ANALYSIS — Of the major political handicappers, not even one of them thinks the House is likely to flip in November.
Not the folks at the Cook Political Report. Not the analysts at Sabato’s Crystal Ball. And certainly not my colleagues at Inside Elections with Nathan L. Gonzales, who in a recent column argued that the most likely House result is anything from “a GOP gain of five seats to a Democratic gain of five seats.” (For more on that, watch Nathan’s recent CQ Roll Call video.)
The general sense that the House is not in play is, in some ways, remarkable.
Republicans need a manageable 17 seats to regain the chamber, after losing a net of 40 seats, and their majority, in 2018. While only six House Republicans sit in districts carried by Hillary Clinton in 2016 (two redrawn seats in North Carolina, plus one each in California, New York, Pennsylvania and Texas), 30 Democratic members now occupy seats that backed President Donald Trump.
That means the National Republican Congressional Committee should start off with many more opportunities than the Democratic Congressional Campaign Committee. But that’s not how the cycle is playing out — at least not to this point.
Republicans’ biggest challenge in netting at least 17 House seats starts at the top, in the Oval Office. The president alienated so many college-educated whites during the first two years of his presidency that he single-handedly turned over two or three dozen suburban House seats (depending on how you define “suburban”) to the Democrats during the 2018 midterms.
Instead of changing his rhetoric, style and agenda after that drubbing, Trump doubled down on his behavior, calling adversaries names, repeating untruths, and pushing policies on health care and gun rights that didn’t play well with suburban voters in Pennsylvania, New Jersey, Virginia, Michigan, California, Minnesota and even Georgia.
Trump’s controversial comments are an albatross around the neck of House GOP candidates who need to win back suburban voters. Even GOP strategists acknowledge that.
Republican officeholders and congressional hopefuls have been afraid to criticize the president, fearing a tongue-lashing by him or a backlash from his MAGA followers.
That makes it easy for Democrats to tie their GOP opponents to Trump, limiting Republicans’ appeal among the very same voters that supported him as an agent of change in 2016 but swung to the Democrats two years later.
Still seeing green
The headline of Bridget Bowman’s April 16 article in CQ Roll Call says it all: “House Democrats widen massive fundraising edge.”
Democratic fundraising in open seats is particularly strong, and 11 House GOP incumbents are being outraised by their Democratic challengers (compared to only three incumbent Democrats who have been outraised by their Republican challengers).
At this point, the major House handicappers simply don’t believe Republicans have enough of the right candidates, performing well enough, to take back the House. (Of course, this could change.)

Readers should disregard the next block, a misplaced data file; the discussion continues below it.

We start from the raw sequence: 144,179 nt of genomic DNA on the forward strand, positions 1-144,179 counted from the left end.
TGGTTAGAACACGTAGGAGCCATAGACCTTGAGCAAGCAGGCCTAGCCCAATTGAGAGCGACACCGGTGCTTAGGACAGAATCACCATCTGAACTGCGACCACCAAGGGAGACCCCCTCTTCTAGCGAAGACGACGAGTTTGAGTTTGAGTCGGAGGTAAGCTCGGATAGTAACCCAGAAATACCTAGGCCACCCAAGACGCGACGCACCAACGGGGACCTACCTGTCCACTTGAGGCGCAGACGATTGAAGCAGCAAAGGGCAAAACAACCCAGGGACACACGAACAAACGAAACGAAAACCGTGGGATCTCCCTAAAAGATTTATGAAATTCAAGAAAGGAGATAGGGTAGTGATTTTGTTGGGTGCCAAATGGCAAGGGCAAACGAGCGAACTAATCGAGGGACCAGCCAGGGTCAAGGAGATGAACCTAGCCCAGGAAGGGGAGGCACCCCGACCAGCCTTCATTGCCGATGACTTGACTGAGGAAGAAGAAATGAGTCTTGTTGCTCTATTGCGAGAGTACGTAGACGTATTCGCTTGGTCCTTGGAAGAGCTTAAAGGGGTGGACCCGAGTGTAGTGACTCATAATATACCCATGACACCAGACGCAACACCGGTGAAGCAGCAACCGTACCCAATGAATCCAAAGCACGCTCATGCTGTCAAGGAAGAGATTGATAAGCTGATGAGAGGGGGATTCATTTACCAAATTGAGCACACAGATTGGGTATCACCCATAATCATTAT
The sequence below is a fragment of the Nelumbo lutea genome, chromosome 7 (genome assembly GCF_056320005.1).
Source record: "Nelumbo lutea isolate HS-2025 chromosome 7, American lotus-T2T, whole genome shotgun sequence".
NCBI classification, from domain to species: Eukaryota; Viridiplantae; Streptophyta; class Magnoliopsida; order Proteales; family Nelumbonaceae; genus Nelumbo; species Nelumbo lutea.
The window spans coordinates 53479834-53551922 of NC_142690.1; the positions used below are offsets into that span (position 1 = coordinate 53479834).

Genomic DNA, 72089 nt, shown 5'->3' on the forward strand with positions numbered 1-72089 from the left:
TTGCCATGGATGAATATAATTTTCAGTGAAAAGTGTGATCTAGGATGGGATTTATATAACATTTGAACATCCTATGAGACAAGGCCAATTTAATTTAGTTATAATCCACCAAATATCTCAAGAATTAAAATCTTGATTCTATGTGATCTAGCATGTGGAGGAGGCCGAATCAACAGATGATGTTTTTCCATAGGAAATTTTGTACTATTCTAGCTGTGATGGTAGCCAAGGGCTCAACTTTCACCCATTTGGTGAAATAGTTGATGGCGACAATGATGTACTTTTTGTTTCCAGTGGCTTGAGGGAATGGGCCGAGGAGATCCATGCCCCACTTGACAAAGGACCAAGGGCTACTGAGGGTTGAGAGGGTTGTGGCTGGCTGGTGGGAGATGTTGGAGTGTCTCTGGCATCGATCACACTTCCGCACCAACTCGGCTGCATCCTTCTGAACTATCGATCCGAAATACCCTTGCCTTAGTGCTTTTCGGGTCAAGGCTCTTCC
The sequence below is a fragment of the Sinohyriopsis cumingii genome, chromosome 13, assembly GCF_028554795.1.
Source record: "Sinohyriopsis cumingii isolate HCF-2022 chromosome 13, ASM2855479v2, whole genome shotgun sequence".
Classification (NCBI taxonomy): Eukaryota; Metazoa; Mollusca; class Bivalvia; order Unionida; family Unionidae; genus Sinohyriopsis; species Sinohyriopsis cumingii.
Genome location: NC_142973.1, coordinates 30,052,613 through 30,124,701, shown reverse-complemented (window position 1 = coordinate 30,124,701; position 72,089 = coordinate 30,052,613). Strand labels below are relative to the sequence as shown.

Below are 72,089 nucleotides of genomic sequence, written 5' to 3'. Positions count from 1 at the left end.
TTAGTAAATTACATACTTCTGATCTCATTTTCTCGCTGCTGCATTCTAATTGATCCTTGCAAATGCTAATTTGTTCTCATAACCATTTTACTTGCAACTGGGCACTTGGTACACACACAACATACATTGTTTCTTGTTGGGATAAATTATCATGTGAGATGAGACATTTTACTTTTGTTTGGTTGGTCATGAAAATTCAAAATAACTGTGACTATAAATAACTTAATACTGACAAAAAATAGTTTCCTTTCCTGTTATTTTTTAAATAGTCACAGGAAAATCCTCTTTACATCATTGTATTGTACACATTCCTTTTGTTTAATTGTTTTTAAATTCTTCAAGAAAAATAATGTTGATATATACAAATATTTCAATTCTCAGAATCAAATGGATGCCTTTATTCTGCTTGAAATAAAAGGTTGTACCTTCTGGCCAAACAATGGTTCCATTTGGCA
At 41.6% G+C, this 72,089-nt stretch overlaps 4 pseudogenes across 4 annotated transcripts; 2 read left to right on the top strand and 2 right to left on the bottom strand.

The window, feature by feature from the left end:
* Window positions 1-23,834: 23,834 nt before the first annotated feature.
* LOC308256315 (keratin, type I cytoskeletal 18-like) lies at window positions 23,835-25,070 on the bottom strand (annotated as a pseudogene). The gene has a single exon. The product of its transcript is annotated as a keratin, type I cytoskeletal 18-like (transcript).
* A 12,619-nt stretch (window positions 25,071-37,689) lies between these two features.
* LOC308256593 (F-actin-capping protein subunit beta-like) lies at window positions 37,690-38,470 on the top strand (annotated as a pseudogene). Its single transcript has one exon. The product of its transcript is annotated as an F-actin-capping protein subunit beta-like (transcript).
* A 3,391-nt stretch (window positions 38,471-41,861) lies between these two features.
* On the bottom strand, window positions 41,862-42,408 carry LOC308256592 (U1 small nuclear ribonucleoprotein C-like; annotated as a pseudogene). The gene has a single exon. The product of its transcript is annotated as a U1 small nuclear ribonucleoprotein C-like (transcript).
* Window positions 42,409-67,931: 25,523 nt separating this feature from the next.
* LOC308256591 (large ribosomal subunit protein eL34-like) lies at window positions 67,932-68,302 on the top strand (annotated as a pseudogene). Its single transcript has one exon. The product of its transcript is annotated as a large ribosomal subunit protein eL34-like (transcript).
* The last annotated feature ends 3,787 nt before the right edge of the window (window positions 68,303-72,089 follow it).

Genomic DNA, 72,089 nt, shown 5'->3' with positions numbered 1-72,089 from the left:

Certainly, a handful of the problems stem from GOP recruiting failures.
Trump won New York’s 19th District by almost 7 points in 2016. Two years later, Democratic challenger Antonio Delgado unseated GOP incumbent John Faso by 5 points. This time, Delgado faces what Inside Elections calls “nominal opposition.”
Republicans have had the same problems in Michigan’s 8th and 11th districts. Trump carried both seats narrowly in 2016, but Democrats Elissa Slotkin and Haley Stevens flipped both narrowly two years later. Now, both freshmen look poised to win second terms against less-than-sterling opposition.
But in some cases, even highly recruited, well-credentialed GOP nominees are locked in very difficult contests.
New Jersey’s Tom Kean Jr., the state Senate minority leader and son of a moderate Republican former governor, is challenging Democrat Tom Malinowski in the 7th District. Clinton carried the seat with under 49 percent of the vote in 2016, while Malinowski unseated moderate GOP Rep. Leonard Lance with less than 52 percent two years later.
All three of the top handicappers rate the race Lean Democratic, certainly not ideal positioning in June of an election year for someone with a great political family name.
Republican prospects against freshman Democrats Sharice Davids (Kansas), Susie Lee (Nevada), Harley Rouda (California) and Lauren Underwood (Illinois), all of whom won narrowly or are in competitive districts, also appear uncertain.
Inside Elections has three of those races as Lean Democratic and just one rated Tilt Democratic, while the folks at the Cook Political Report have all four contests as Lean Democratic. Sabato’s Crystal Ball has two of those races as Leans Democratic and two as Likely Democratic.
And then there is the case of Pennsylvania Democrat Conor Lamb, a recent target of Trump. In spite of the president’s Twitter war against Lamb, the Democrat’s district doesn’t appear to be in play. All three handicappers see the race as Likely Democratic, a less-than-competitive category.
A new map in North Carolina guarantees Democrats will pick up two seats in the Tar Heel State. Add an open Republican seat in Texas that is likely to flip to the Democrats, and instead of starting off needing 17 seats, the NRCC really needs to net at least 20 Democratic seats in November.
Republican strategists hope that 2018 was an aberration. They expect GOP voters who swung Democratic during the midterms to swing back again in November. If that were to happen, the House would likely come into play. But for now, that seems more like wishful thinking than hardheaded analysis.
Cycles can change, of course, so we should continue to watch what the experts think. Every day brings news that could help the president and his party or the Democrats.
But right now, the GOP’s relatively weak position in the fight for the House suggests the party has fundamental problems this cycle that start at the very top.